Sones de México Ensemble History
Sones de México Ensemble is the country’s premier folk music organization specializing in Mexican ‘son’, including the regional styles of huapango, gustos, chilenas, son jarocho, and more.
The group was formed in Chicago’s historic Pilsen neighborhood in 1994 to keep the tradition of Mexican ‘son’ alive in its many regional forms. As performers and recording artists, the ensemble has developed and popularized many original arrangements of Mexican traditional tunes through touring the United States and internationally, including such prestigious venues as the Getty Museum in Los Angeles, Carnegie Hall in New York, the Kennedy Center in Washington, DC.
They celebrated their 20th Anniversary in 2014 with an all-star performance at and the Jay Pritzker Pavilion in Chicago before an audience of 10,000 people.
They have released six albums, each telling its own story. Their debut ¡Que Florezca! (1996) celebrated their rebirth as a band in Chicago. Fandango on 18th Street (2002) was a dance party set in Pilsen, the artistic heart of Chicago’s Mexican community. Esta Tierra Es Tuya [This Land is Your Land] (2007) served as an immigrant manifesto, and earned both a GRAMMY® and a Latin GRAMMY® nomination. Fiesta Mexicana (2010) was a children’s album, followed by ¡Viva La Revolution! (2010), which celebrated the centennial of the Mexican Revolution.
Their latest release, 13 B’ak’tun (2013) marked the turning of the Mayan calendar in 2012. The group received Chicago Music Awards in both 2015 & 2016 for Best Regional Mexican Entertainer. As performers, composers and arrangers, they have participated in a large number of cross-cultural projects with classical, Irish, blues, C&W, jazz, and rock musicians through collaborations with artists across many genres.
In 2015, they created and performed a new live score of authentic Mexican music, including a new theme composed by ensemble member Zacbé Pichardo, for the restored 1931 Sergei Eisenstein silent film ¡Que Viva Mexico!
The group consists of founding members Juan Díes and Gonzalo Córdova, plus Zacbé Pichardo, Lorena Iñiguez, Rudy Piñón and Eric Hines. All six members of Sones de Mexico Ensemble are researchers and educators and between them they are skilled at over 80 traditional Mexican folk instruments.
The organization offers a number of educational and outreach programs, including music lessons, elementary and college residencies, children’s programs, workshops, lectures and songwriting classes. Mexican culture and heritage are interwoven into every performance and program.
Fiesta Mexicana, their bilingual double CD children’s album of songs and storytelling, received a Parent’s Choice™ Award.
Sones de México Ensemble Timeline 1994-2015
Victor Pichardo, Juan Díes, Gonzalo Córdova and René Cardoza form Sones de México Ensemble. Their first public performance is on April 9 at Taller Mexicano de Grabado, an art gallery in Chicago’s Pilsen neighborhood for an exhibit opening commemorating the death of Mexican Revolution land rights hero Emiliano Zapata. Drummer Raul Fernández joins shortly afterward. During the first year, Sones de México completes 54 public performances.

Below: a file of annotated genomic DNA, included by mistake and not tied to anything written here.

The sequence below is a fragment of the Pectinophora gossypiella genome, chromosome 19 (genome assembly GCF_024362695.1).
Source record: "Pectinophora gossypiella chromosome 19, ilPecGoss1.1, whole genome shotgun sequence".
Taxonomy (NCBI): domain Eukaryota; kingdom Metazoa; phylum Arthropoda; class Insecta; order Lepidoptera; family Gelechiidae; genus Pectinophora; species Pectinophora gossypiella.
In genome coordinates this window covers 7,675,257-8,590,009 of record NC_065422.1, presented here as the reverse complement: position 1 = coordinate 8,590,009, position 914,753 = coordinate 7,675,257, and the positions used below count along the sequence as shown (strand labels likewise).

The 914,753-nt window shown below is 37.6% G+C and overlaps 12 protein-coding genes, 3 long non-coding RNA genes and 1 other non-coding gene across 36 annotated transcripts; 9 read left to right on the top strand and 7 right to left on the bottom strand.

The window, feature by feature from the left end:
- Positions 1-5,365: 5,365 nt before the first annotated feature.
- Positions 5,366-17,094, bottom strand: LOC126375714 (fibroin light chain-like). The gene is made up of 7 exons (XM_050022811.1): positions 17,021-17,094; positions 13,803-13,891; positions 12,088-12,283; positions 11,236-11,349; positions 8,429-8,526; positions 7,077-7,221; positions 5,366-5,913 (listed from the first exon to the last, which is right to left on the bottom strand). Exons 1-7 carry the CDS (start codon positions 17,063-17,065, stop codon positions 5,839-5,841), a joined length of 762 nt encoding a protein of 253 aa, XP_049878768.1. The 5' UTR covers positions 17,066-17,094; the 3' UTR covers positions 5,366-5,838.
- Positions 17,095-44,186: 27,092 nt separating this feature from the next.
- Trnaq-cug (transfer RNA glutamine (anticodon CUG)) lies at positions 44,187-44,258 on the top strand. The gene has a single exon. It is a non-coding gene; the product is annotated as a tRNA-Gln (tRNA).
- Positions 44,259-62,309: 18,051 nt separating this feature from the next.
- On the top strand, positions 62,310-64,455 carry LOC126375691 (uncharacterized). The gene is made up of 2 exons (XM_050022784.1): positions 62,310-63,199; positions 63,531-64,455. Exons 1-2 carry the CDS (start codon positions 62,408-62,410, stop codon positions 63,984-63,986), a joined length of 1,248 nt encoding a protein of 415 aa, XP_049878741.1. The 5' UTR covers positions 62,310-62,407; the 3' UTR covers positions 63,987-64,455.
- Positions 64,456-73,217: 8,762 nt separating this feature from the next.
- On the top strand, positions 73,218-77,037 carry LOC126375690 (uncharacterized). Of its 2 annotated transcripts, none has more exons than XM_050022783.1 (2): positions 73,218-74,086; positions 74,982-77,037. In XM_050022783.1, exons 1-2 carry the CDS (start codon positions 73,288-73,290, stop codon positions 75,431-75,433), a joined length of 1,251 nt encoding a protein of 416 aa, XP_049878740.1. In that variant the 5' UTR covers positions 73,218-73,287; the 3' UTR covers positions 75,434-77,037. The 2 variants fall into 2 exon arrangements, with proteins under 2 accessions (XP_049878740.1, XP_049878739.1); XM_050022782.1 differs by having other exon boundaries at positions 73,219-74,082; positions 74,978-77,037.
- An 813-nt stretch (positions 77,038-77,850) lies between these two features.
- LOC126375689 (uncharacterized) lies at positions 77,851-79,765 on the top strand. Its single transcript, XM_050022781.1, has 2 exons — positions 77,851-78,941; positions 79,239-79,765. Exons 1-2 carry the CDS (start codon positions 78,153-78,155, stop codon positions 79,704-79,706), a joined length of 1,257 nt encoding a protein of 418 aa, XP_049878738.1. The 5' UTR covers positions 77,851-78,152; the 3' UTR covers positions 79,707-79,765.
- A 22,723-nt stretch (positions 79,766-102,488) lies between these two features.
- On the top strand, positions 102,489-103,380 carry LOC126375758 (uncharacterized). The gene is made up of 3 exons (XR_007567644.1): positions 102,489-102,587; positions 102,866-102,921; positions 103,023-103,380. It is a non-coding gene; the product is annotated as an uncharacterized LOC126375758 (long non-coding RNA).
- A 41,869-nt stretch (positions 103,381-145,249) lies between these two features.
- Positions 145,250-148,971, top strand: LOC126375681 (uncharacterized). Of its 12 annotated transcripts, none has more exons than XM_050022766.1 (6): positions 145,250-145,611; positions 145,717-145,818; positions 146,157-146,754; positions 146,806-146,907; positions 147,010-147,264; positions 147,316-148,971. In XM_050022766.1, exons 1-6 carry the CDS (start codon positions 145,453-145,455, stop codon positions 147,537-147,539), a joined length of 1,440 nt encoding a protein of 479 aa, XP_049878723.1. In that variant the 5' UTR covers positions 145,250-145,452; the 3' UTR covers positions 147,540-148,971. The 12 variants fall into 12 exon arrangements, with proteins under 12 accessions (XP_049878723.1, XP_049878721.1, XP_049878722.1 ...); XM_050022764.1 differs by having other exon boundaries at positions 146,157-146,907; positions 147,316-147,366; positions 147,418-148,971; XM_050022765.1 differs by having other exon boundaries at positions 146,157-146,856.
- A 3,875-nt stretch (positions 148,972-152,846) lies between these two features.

The quintet releases their first album, ¡Que Florezca! (Let it Bloom), a four-part suite of songs based on the elements of Air, Water, Fire and Earth. Guests on the album include Guillermo Contreras and Gonzalo Camacho of Grupo Jaranero. Other guests (Ghanian Yewe drum master Gideon F. Alorwoyie, Flamenco guitarist Héctor Fernández, and Chicago musicians Howard Levy and Stuart Rosenberg) hint at the group’s early interest in cross-cultural collaborations.
Multi-instrumentalist Renato Cerón joins the group, solidifying the 6 member format that continues today.
The group records and releases their second album, Fandango on 18th Street. The album captures the spirit of a “fandango,” or dance party, on the main street of Pilsen, the artistic heart of Chicago’s Mexican community. Later that year, Gonzalo Córdova leaves the group and is replaced by Hermo Contreras. A few months later, the group is invited to perform live on A Prarie Home Companion with Garrison Keillor, a syndicated radio show, and they are heard by 5 million people across the U.S.
René Cardoza leaves the group and is replaced by Lorena Iñiguez from the Mexican Folkloric Dance Company. In addition to dancing zapateado, Lorena quickly learns several traditional string instruments, percussion and flute.
Violinist Juan Rivera, an occasional guest performer with the band since 2002, officially joins Sones de México, replacing Hermo Contreras. Also, drummer Joel Martinez replaces Raul Fernández. Later that year, the group meets young Mexican-American trumpet player Victor García, who becomes a reoccurring guest in performances and recordings ever since.
Javier Saume replaces Joel Martinez, and Renato Cerón also leaves the group. Zacbé Pichardo, son of founding member Victor Pichardo, joins the group as a multi-instrumentalist, playing harp, marimba, stringed instruments and percussion. This line-up—Victor, Juan, Lorena, Javier, Zacbé and Juan Rivera—becomes the solid core that records the next four albums.